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|Title:||Postnatal depression in a community-based study of women with polycystic ovary syndrome|
|Citation:||Acta Obstetricia et Gynecologica Scandinavica, 2018; 97(7):838-844|
|Wendy A. March, Melissa J. Whitrow, Michael J. Davies, Renae C. Fernandez, Vivienne M. Moore|
|Abstract:||Introduction: Women with polycystic ovary syndrome are susceptible to depression and anxiety and so may also be at risk for postnatal depression. This study investigates whether women with polycystic ovary syndrome have an elevated risk of postnatal depression. Material and methods: Cross‐sectional data for parous women (n = 566) were available from a birth cohort. Polycystic ovary syndrome was diagnosed using the Rotterdam criteria. Details of reproductive history, pregnancy, birth, and postnatal depression were obtained through structured interview. Comparisons were made between women with and without polycystic ovary syndrome using logistic regression analysis, including the investigation of interactions. Results: A positive but statistically non‐significant association was found between polycystic ovary syndrome and postnatal depression (odds ratio 1.6, 95% confidence interval 0.9–2.9). Compared with their counterparts, women with polycystic ovary syndrome were substantially more likely: to have difficulty conceiving (odds ratio 5.2, 95% confidence interval 2.9–9.4), to have conceived with medical assistance (odds ratio 11.6, 95% confidence interval 5.5–24.4), and to have pregnancy complications (gestational diabetes, pregnancy‐induced hypertension, or preeclampsia; odds ratio 2.0, 95% confidence interval 1.1–3.5). Where women with polycystic ovary syndrome had a history of miscarriage or conceived with medical assistance, the combination interacted (p = 0.06 and p < 0.05, respectively), with over half of such women having postnatal depression. Conclusions: Although women with polycystic ovary syndrome may not have an excess risk of postnatal depression overall, those who had suffered a miscarriage or required medical assistance to conceive were at substantially elevated risk. Findings point to vulnerability inherent in polycystic ovary syndrome being amplified, either by stressful experiences on the pathway to pregnancy/childbirth or by specific fertility treatment regimens.|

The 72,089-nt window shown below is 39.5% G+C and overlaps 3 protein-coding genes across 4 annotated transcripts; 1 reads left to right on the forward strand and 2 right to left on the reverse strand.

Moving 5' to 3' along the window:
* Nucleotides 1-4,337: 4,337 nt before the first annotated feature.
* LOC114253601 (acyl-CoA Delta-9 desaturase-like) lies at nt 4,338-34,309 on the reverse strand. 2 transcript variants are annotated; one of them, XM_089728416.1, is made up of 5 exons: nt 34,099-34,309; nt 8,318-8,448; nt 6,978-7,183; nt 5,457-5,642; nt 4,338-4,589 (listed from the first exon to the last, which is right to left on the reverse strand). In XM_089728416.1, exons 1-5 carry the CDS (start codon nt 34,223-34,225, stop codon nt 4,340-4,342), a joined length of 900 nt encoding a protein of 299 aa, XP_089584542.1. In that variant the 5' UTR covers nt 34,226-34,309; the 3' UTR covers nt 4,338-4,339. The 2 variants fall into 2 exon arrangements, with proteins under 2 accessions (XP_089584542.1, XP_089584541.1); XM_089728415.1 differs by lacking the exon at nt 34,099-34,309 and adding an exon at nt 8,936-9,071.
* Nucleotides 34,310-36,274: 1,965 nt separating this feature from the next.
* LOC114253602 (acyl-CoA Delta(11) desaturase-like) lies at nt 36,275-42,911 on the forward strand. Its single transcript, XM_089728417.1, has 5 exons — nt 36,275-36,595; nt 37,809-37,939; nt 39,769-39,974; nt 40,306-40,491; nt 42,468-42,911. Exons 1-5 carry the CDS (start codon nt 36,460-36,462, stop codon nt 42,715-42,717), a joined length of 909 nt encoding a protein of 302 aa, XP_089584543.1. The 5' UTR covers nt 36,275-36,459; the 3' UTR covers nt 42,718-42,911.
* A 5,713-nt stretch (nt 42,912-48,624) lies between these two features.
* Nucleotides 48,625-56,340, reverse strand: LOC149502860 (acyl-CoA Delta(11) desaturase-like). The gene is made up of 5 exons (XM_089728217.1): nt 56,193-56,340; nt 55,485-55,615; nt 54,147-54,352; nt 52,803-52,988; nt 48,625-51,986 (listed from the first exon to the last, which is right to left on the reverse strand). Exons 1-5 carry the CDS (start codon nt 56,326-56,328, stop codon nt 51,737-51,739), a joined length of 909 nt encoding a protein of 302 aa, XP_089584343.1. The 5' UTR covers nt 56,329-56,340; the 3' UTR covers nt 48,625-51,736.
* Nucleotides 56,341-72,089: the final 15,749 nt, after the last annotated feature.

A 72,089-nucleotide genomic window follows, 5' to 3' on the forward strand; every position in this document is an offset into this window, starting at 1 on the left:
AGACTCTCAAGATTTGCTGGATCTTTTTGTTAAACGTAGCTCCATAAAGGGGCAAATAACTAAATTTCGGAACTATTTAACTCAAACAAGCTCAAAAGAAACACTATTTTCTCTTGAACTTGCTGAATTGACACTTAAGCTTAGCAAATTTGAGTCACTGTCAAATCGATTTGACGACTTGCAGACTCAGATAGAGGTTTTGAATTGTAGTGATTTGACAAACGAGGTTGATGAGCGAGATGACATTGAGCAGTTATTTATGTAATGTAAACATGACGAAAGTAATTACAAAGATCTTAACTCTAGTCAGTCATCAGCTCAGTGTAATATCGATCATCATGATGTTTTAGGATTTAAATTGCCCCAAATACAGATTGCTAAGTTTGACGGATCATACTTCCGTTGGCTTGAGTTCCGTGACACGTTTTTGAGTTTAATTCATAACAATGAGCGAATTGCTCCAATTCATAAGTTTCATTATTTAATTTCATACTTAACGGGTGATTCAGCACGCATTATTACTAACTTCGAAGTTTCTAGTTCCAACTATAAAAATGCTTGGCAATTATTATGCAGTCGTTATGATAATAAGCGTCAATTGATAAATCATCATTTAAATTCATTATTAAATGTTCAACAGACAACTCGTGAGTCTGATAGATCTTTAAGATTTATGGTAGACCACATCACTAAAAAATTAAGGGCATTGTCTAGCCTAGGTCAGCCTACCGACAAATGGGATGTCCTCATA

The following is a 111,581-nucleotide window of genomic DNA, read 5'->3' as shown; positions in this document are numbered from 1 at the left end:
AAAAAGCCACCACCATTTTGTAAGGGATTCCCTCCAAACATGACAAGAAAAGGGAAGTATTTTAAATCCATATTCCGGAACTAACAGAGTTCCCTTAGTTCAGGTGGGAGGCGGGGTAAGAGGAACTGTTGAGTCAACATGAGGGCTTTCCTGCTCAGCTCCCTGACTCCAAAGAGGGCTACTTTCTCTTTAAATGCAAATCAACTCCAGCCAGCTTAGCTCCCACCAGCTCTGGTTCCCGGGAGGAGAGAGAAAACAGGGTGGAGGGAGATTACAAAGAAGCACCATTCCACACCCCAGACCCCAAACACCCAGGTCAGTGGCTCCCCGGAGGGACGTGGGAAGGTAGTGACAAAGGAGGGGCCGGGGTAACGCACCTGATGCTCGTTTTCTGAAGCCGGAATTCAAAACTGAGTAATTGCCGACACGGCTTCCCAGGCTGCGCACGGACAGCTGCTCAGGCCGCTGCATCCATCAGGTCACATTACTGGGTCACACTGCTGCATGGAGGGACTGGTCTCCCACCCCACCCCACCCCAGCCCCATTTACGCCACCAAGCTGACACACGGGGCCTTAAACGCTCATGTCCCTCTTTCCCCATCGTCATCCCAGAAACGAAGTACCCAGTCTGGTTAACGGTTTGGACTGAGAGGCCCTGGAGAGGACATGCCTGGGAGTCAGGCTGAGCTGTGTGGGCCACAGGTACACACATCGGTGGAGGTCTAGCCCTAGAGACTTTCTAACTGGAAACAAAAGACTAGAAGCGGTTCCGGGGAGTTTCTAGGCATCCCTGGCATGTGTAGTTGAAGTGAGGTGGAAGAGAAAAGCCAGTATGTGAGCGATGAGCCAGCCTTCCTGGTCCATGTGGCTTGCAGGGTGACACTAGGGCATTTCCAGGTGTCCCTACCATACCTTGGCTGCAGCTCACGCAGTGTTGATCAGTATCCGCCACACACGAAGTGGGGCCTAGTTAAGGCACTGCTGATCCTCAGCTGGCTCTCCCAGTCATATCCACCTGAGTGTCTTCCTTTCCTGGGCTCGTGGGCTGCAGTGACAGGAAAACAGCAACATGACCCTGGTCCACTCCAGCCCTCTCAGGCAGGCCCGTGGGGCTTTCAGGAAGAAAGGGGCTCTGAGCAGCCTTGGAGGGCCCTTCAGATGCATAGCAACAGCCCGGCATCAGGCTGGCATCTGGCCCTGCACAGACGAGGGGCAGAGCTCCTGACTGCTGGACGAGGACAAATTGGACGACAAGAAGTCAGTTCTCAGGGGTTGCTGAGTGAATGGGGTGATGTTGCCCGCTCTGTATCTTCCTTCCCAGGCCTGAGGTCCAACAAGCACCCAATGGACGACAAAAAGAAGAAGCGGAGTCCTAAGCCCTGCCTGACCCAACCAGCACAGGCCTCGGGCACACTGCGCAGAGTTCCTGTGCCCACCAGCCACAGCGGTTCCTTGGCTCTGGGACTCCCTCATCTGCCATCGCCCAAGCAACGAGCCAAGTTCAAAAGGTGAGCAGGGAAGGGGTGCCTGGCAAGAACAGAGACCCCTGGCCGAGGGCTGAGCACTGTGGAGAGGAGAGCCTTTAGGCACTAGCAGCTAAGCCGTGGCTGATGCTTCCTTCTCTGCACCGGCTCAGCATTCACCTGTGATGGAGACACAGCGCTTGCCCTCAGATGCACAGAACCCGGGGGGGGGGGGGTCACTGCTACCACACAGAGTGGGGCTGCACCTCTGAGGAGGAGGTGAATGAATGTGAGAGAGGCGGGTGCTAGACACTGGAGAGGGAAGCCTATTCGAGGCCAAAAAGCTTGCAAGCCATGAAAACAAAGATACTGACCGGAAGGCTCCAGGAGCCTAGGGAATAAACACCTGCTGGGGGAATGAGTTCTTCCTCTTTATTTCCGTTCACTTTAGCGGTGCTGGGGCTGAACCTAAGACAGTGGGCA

|Keywords:||Polycystic ovary syndrome; postnatal depression; postpartum depression; pregnancy complications; stress; infertility; miscarriage|
|Rights:||© 2018 Nordic Federation of Societies of Obstetrics and Gynecology|
|Appears in Collections:||Paediatrics publications|
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